Let's Explore a Heavy Question - Does Space Have Gravity

Does Space Have Gravity?

June 2, 2022 - Revolutionized Team

Revolutionized is reader-supported. When you buy through links on our site, we may earn an affiliate commision. Learn more here.

Pick up a pen or a piece of paper and drop them. What happens? If you’re reading this on the planet Earth, the answer is always the same — gravity pulls it downward, causing it to fall. Science defines gravity as “the universal force of attraction acting between all matter.” It’s what keeps your feet on the ground and prevents us from spinning off into space as the planet rotates. We often forget about something until we trip and fall or drop something fragile. 

Once we leave the Earth’s atmosphere, it seems like gravity almost ceases to exist. Astronauts spend their time in space, floating around the International Space Station in a state of microgravity. Does space have gravity, or is that something limited to planets?

Creating Gravity

Before exploring the cosmos looking for gravity, we need to start a little closer to home. What creates gravity?

In our universe, everything that has mass creates gravity. That means that every human being could, in theory, generate their minuscule gravitational force—the greater the mass, the stronger the gravitational field. Every planetary body is capable of generating its gravity, directly proportional to its mass. 

Albert Einstein described gravity as a curvature of the space-time continuum. If you think of space-time as a rubber sheet stretched tight between your hands, each planetary body capable of generating gravity will sit on that sheet, warping it with its weight. Each body that generates gravity acts on the things around it, pulling them in or pushing them away. 

The Myth of Zero Gravity

We always see astronauts floating when we see footage of them in orbit or on the International Space Station, but this isn’t a lack of gravity. Instead, what these astronauts are experiencing is called microgravity. It happens because the space station is in perpetual free-fall above the planet. At the same time, it’s moving at about 17,500 miles per hour in orbit around the Earth. Its forward momentum is enough to counter the pull of gravity and keep it in orbit. This perpetual free-fall means that the interior of the space station — and any spacecraft moving at the same speed — are in a state of microgravity.

We can achieve the same effect in an aircraft for short periods. A modified Boeing 727, nicknamed the Vomit Comet, allows astronauts and space enthusiasts to feel what it is to be weightless, at least for 20-30 seconds at a time. The aircraft flies in up and down parabolas — massive U-shapes. When the plane goes into free fall — not unlike the ISS — the passengers are briefly weightless.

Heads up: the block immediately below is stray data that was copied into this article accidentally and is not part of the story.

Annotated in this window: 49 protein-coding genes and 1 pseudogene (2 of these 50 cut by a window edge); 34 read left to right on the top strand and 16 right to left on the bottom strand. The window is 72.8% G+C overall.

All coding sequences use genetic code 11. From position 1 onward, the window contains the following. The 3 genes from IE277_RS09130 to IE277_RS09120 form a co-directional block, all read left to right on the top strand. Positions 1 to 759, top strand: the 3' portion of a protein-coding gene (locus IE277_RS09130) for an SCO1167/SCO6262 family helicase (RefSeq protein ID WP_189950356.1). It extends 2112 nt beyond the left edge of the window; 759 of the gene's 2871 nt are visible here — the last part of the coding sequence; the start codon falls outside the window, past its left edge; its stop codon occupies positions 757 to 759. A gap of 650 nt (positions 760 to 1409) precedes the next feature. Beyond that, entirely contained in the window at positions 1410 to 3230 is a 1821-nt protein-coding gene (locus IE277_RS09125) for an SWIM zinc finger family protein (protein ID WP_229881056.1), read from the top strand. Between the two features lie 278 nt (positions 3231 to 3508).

Seeing the Invisible

When you look up at the night sky, you can see thousands of stars. You can sometimes even catch glimpses of the dusty bands of the Milky Way. Everything we see in the night sky is a mere fraction of what exists in our galaxy. More than 90% of the Milky Way Galaxy is invisible to all current sensors and detectors. This 90% is made up of dark matter, which doesn’t emit any light or energy. The only reason we know it exists is that it has mass and generates a gravitational field. 

We can use gravitational fields to spot other celestial bodies that might otherwise be invisible. Black holes, for example, generate a massive gravitational field that consumes anything they can get their claws into — including light. Since these gravity wells don’t emit any light, we have to use their effect on surrounding celestial bodies to determine their location and size.

Does Space Have Gravity?

So, does space have gravity? The short answer to that question is yes. There is gravity everywhere. The long answer is a little more complicated. 

Every planetary body generates a gravitational field. The further you get from these gravity wells, the weaker the pull becomes. When traveling through the vast expanses of space between planets, it may seem like it vanishes, but gravity never really goes away. Gravity may be one of the fundamental forces of nature, but it’s also the weakest, having almost no effect on the molecular and atomic levels.

The long answer to the question of whether space has gravity is also yes. Whether or not you feel its effects depend on your proximity to a gravitational source. It never completely goes away. 

Creating Artificial Gravity

Suppose gravitational forces get so weak that they’re practically non-existent outside of a planet’s gravity. Can we create artificial gravity to keep us secure to the deck of a spaceship? It’s been a debate among scientists and science fiction writers for decades. Some theorize that we could use centripetal force to spin a ship and generate gravity on the craft’s hull. Others, such as the tech featured in The Expanse, theorize that we will eventually create ships that generate gravity under thrust. 

Currently, we lack the technology to generate artificial gravity. If we can crack this metaphorical nut, it could make it easier to plan long-term space missions without worrying about the detrimental effects of long periods spent in microgravity.

Looking Toward the Stars

If someone asks does space have gravity, you can answer yes. Whether or not you feel it depends on your proximity to a planetary body. As we spend more time looking toward the stars, we can hopefully deepen our understanding of gravity and its effect on everything around us.

Revolutionized is reader-supported. When you buy through links on our site, we may earn an affiliate commision. Learn more here.


Revolutionized Team

Leave a Comment

This site uses Akismet to reduce spam. Learn how your comment data is processed.

Recent Articles

Share This Story

Join our newsletter!

More Like This